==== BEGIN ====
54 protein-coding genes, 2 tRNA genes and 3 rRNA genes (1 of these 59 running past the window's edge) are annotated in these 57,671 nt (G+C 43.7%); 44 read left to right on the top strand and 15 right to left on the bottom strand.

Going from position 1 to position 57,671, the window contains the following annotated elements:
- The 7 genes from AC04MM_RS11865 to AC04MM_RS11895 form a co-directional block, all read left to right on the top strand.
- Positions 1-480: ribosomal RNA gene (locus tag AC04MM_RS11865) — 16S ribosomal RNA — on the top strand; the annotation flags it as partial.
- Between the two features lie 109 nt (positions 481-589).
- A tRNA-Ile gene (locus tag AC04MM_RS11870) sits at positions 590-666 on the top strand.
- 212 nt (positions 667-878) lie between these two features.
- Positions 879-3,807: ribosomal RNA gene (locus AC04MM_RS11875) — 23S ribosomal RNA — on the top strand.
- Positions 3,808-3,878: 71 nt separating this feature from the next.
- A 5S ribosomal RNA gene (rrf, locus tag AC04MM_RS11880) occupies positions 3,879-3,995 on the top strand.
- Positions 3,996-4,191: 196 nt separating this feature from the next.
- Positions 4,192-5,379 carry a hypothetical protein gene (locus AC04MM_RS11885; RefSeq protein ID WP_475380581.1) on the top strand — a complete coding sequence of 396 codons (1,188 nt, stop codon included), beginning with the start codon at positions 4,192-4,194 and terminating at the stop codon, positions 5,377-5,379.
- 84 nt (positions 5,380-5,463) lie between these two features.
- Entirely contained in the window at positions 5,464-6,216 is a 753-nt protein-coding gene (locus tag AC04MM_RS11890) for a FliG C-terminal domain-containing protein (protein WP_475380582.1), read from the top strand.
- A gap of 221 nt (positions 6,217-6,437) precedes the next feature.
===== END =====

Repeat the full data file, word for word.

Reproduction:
54 protein-coding genes, 2 tRNA genes and 3 rRNA genes (1 of these 59 running past the window's edge) are annotated in these 57,671 nt (G+C 43.7%); 44 read left to right on the top strand and 15 right to left on the bottom strand.

Going from position 1 to position 57,671, the window contains the following annotated elements:
- The 7 genes from AC04MM_RS11865 to AC04MM_RS11895 form a co-directional block, all read left to right on the top strand.
- Positions 1-480: ribosomal RNA gene (locus tag AC04MM_RS11865) — 16S ribosomal RNA — on the top strand; the annotation flags it as partial.
- Between the two features lie 109 nt (positions 481-589).
- A tRNA-Ile gene (locus tag AC04MM_RS11870) sits at positions 590-666 on the top strand.
- 212 nt (positions 667-878) lie between these two features.
- Positions 879-3,807: ribosomal RNA gene (locus AC04MM_RS11875) — 23S ribosomal RNA — on the top strand.
- Positions 3,808-3,878: 71 nt separating this feature from the next.
- A 5S ribosomal RNA gene (rrf, locus tag AC04MM_RS11880) occupies positions 3,879-3,995 on the top strand.
- Positions 3,996-4,191: 196 nt separating this feature from the next.
- Positions 4,192-5,379 carry a hypothetical protein gene (locus AC04MM_RS11885; RefSeq protein ID WP_475380581.1) on the top strand — a complete coding sequence of 396 codons (1,188 nt, stop codon included), beginning with the start codon at positions 4,192-4,194 and terminating at the stop codon, positions 5,377-5,379.
- 84 nt (positions 5,380-5,463) lie between these two features.
- Entirely contained in the window at positions 5,464-6,216 is a 753-nt protein-coding gene (locus tag AC04MM_RS11890) for a FliG C-terminal domain-containing protein (protein WP_475380582.1), read from the top strand.
- A gap of 221 nt (positions 6,217-6,437) precedes the next feature.